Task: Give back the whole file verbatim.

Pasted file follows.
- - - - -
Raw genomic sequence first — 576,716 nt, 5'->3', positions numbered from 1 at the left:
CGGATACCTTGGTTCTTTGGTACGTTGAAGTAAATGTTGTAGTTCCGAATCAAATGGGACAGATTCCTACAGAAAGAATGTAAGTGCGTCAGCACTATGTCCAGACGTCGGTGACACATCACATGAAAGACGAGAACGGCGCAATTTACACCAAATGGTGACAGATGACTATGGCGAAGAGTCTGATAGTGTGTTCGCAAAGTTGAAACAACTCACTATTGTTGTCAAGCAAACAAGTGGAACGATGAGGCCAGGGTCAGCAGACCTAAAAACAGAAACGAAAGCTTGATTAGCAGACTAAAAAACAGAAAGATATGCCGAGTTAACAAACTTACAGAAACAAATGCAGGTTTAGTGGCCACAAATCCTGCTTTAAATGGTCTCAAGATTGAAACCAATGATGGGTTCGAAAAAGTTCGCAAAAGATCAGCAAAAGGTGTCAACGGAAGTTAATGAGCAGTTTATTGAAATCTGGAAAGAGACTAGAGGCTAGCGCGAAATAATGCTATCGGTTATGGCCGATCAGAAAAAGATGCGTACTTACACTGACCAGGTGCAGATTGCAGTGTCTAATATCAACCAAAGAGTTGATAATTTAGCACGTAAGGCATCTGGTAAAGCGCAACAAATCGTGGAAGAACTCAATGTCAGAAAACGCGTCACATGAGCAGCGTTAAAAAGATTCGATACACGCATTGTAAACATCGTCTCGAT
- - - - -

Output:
Raw genomic sequence first — 576,716 nt, 5'->3', positions numbered from 1 at the left:
CGGATACCTTGGTTCTTTGGTACGTTGAAGTAAATGTTGTAGTTCCGAATCAAATGGGACAGATTCCTACAGAAAGAATGTAAGTGCGTCAGCACTATGTCCAGACGTCGGTGACACATCACATGAAAGACGAGAACGGCGCAATTTACACCAAATGGTGACAGATGACTATGGCGAAGAGTCTGATAGTGTGTTCGCAAAGTTGAAACAACTCACTATTGTTGTCAAGCAAACAAGTGGAACGATGAGGCCAGGGTCAGCAGACCTAAAAACAGAAACGAAAGCTTGATTAGCAGACTAAAAAACAGAAAGATATGCCGAGTTAACAAACTTACAGAAACAAATGCAGGTTTAGTGGCCACAAATCCTGCTTTAAATGGTCTCAAGATTGAAACCAATGATGGGTTCGAAAAAGTTCGCAAAAGATCAGCAAAAGGTGTCAACGGAAGTTAATGAGCAGTTTATTGAAATCTGGAAAGAGACTAGAGGCTAGCGCGAAATAATGCTATCGGTTATGGCCGATCAGAAAAAGATGCGTACTTACACTGACCAGGTGCAGATTGCAGTGTCTAATATCAACCAAAGAGTTGATAATTTAGCACGTAAGGCATCTGGTAAAGCGCAACAAATCGTGGAAGAACTCAATGTCAGAAAACGCGTCACATGAGCAGCGTTAAAAAGATTCGATACACGCATTGTAAACATCGTCTCGAT